The cured fibers produced in Example 3 were heated at 3° C./minute to 1,200° C. and held at 1,200° C. for 1 hour. The SiOCB fibers were obtained at about 75 to 80 percent ceramic yield and were separable. Mechanical testing indicated the fibers had tensile strength of about 270 ksi. The boron content of the fibers ranged from about 0.01 to 5 weight percent. X-ray diffraction analysis of the fibers indicated an amorphous structure. A scanning electron microscope (SEM) micrograph of the fibers showed a smooth surface and a glassy cross section.
The cured fibers prepared in Example 3 were placed in an Astro carbon resistant furnace and heated at 3° C./min to 1,800° C. under argon. The fibers were held at 1,800° C. for 10 minutes before cooling to room temperature. A SEM micrograph of a SiCB fiber prepared from blend 2 showed that the fiber had smooth surfaces and dense microstructures.
The cured fibers prepared in Example 3 were placed in an Astro™ carbon resistant furnace and heated to 1,900° C. as follows: 10° C./minute to 1,200° C. and 3° C./minute to 1,900° C. for 30 minutes. The resulting SiCB fibers were then cooled to room temperature.
The fibers prepared from the polymer blends had diameters of 7 to 20 micrometers. A SEM micrograph of the SiCB fibers from blend 2 showed a dense homogenous microstructure. The micrograph of the fiber from blend 4 showed microfibers embedded in a continuous matrix. An Auger analysis of the ceramic fiber derived from blend 2 had nearly stoichiometric SiC at ca. 20 nm. X-ray diffraction analysis of the fiber from blend 2 indicated >99% β-SiC with a small amount of carbon.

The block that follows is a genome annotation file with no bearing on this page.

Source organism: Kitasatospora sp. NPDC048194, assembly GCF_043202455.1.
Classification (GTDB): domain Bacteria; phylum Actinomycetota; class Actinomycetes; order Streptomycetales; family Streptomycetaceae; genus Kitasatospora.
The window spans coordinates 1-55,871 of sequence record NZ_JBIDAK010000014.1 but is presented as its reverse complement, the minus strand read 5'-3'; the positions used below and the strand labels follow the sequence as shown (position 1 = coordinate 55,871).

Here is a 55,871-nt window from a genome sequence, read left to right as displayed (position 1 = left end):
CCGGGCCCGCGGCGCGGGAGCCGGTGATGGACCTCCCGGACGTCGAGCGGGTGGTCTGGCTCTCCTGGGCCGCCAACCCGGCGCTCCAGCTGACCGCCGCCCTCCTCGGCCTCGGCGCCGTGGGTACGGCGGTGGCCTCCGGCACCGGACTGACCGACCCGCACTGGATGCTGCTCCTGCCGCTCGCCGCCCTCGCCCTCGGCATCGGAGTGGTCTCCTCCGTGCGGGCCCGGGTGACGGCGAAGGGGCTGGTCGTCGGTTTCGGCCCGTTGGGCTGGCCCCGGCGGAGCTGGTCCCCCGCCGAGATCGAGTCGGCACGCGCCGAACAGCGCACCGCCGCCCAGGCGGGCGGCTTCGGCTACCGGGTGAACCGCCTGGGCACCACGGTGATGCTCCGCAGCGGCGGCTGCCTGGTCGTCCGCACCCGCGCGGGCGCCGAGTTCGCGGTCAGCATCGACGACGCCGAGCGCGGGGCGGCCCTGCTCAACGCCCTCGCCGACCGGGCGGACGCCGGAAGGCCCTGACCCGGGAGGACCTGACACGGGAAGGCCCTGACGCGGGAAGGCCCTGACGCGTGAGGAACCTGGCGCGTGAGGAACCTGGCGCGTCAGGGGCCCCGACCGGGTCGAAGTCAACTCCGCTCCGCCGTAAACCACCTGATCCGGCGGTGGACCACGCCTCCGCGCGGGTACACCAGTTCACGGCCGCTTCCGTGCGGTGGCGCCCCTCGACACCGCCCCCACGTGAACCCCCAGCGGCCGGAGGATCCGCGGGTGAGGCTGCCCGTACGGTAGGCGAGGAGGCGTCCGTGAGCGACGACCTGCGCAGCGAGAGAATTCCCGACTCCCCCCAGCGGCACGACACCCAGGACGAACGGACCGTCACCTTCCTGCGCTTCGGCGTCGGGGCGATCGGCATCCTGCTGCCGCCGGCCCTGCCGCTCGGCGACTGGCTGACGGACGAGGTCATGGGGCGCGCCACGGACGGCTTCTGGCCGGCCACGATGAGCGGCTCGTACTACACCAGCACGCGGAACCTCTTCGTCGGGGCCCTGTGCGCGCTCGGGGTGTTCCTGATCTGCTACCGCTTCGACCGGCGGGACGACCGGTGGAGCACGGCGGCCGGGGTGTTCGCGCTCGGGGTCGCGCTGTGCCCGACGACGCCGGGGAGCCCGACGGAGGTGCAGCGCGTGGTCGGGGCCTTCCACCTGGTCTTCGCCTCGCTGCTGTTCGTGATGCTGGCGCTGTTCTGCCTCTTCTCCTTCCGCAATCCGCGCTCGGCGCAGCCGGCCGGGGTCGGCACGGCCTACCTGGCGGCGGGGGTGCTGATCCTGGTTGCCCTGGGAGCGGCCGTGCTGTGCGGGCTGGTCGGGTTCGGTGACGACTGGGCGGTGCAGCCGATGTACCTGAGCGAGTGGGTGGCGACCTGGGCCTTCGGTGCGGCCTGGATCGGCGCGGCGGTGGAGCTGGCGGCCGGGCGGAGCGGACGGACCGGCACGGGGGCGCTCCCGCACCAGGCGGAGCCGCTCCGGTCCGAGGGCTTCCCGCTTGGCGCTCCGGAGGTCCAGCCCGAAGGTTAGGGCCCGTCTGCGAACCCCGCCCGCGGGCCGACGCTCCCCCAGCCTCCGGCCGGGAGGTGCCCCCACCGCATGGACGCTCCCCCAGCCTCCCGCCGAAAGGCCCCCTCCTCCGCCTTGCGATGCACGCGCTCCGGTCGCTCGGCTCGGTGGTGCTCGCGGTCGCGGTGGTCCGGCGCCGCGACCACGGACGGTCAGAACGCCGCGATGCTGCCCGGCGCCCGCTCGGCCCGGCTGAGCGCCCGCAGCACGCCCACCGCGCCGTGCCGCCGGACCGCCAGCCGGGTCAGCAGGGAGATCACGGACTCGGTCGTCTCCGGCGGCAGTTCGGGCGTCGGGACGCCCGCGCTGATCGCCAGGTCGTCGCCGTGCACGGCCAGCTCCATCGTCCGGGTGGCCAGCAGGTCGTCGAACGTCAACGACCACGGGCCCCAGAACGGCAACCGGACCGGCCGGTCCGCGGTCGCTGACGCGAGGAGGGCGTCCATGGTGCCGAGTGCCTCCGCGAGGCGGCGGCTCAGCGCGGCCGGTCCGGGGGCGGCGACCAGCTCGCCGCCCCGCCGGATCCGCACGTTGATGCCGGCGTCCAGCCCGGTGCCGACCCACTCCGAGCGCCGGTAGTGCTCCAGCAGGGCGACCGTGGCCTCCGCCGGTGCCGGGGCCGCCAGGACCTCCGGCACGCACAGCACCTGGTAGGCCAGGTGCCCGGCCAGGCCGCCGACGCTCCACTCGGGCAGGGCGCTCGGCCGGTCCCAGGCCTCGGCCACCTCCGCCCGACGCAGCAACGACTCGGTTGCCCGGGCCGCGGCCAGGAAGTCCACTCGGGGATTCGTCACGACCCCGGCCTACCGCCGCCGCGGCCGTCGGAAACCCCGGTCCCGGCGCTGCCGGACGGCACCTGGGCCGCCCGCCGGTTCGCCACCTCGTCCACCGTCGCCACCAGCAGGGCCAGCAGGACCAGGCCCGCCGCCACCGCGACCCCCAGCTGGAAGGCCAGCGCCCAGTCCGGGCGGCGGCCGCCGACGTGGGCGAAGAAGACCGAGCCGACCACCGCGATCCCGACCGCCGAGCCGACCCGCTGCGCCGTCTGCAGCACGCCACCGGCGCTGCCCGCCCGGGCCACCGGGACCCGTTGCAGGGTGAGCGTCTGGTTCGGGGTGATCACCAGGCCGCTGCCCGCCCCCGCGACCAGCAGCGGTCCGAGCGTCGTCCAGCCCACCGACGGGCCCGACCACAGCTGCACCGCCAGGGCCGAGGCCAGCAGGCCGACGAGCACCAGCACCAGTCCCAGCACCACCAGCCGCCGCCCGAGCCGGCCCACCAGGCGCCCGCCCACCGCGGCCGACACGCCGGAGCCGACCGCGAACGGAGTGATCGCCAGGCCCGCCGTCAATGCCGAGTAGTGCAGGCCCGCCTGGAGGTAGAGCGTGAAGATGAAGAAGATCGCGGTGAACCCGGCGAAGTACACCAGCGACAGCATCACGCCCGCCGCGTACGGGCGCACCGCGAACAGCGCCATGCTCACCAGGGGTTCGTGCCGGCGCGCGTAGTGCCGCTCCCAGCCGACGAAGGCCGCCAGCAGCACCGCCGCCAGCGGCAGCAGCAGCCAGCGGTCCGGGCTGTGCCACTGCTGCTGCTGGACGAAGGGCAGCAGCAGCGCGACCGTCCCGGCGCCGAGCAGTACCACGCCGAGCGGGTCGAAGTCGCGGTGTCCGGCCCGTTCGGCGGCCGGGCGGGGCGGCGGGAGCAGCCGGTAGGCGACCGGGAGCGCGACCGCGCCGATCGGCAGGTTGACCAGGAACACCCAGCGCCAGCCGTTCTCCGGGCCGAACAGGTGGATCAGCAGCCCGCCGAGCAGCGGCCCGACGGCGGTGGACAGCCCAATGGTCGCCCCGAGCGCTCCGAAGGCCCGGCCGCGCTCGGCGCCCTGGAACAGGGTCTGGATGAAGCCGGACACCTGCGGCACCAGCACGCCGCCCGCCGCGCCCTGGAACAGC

TABLE 1______________________________________Siloxane ResinBlend(g) Dexsil ™ 300 (g) % Dexsil ™ 300 Tg (°C.)______________________________________1 20* 0.22 1.09 1242 20* 0.44 2.15 1213 20* 0.66 3.20 1274 6.7** 0.31 4.30 110______________________________________ *Mw = 12,581; Mn = 6,984; softening point = 124° C. **Mw = 12,097; Mn = 6,740; sofiening point = 119° C.
TABLE 2______________________________________ 1200° C. 1800° C.Sample Char Yield % Char Yield %______________________________________Siloxane 78.9 42.5Blend 1 65.5 39.0Blend 2 74.4 39.0Blend 3 70.0 39.0Blend 4 67.4 39.0Dexsil ™ 300 62.5 39.0______________________________________
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|U.S. Classification||264/470, 264/473, 264/DIG.19, 264/477, 264/625, 264/627|
|International Classification||C08L83/07, D01F9/08, C08L83/04, C04B35/571|
|Cooperative Classification||Y10S264/19, C08G77/20, C08G77/70, C04B35/571, C08L83/04, C08G77/045, C08G77/16|
|European Classification||C08L83/04, C04B35/571|
|Feb 6, 1998||AS||Assignment|
Owner name: DOW CORNING CORPORATION, MICHIGAN
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|May 12, 2005||AS||Assignment|
Owner name: COI CERAMICS, INC., CALIFORNIA